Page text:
SCRIPTURE – Mark 1:1-8 – The beginning of the good news of Jesus Christ, the Son of God. 2 As it is written in the prophet Isaiah,
“See, I am sending my messenger ahead of you,
who will prepare your way;
3 the voice of one crying out in the wilderness:
‘Prepare the way of the Lord,
make his paths straight,’”
4 John the baptizer appeared in the wilderness, proclaiming a baptism of repentance for the forgiveness of sins. 5 And people from the whole Judean countryside and all the people of Jerusalem were going out to him, and were baptized by him in the river Jordan, confessing their sins. 6 Now John was clothed with camel’s hair, with a leather belt around his waist, and he ate locusts and wild honey. 7 He proclaimed, “The one who is more powerful than I is coming after me; I am not worthy to stoop down and untie the thong of his sandals. 8 I have baptized you with water; but he will baptize you with the Holy Spirit.”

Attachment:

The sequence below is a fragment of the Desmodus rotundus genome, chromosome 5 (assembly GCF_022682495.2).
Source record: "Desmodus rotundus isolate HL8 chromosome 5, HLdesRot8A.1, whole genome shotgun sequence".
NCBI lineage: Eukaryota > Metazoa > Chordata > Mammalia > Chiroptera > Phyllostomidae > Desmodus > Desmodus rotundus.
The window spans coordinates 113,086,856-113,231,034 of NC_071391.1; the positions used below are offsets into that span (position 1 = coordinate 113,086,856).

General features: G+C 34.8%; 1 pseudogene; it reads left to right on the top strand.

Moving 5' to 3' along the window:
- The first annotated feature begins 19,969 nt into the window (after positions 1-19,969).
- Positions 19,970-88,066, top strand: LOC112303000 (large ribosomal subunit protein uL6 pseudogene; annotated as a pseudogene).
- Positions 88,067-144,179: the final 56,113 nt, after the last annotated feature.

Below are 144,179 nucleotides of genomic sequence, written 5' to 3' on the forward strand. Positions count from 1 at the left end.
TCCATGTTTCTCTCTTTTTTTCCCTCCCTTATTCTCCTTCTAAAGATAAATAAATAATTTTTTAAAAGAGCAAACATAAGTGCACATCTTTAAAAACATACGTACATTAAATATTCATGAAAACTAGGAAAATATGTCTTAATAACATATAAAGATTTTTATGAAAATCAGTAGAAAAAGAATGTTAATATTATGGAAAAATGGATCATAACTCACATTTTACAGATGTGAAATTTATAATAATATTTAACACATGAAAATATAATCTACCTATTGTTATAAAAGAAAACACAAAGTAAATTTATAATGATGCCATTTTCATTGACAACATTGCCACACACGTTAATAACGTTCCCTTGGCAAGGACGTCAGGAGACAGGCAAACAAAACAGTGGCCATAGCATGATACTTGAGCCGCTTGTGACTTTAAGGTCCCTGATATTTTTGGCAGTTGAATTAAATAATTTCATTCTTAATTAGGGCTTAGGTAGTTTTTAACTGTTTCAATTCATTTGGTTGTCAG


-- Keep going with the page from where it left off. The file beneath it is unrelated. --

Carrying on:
In the Beginning Sermon Series
#1 – In the Beginning of Mark
Nov. 29, 2015
In my former life as a journalist at the Courier-Journal in Louisville, one of my jobs was reviewing movies, which I enjoyed, mostly because I got free popcorn. I wasn’t the primary reviewer, so I didn’t get the blockbusters and Academy Award winners. I got movies like Weekend at Bernie’s 2. That was actually one of my first assignments. The first movie in that series was about a pair of young businessmen whose boss – that’s Bernie – gets killed by the mafia. The two men have to act as if Bernie is still alive in order to pull off a big business deal, so they spend the movie doing zany things like propping a corpse up in a chair and putting a cigarette in its mouth. Let the hilarity ensue! Now, realize that someone thought Weekend at Bernie’s was so life-changing that they said, “We should make ANOTHER one of these!”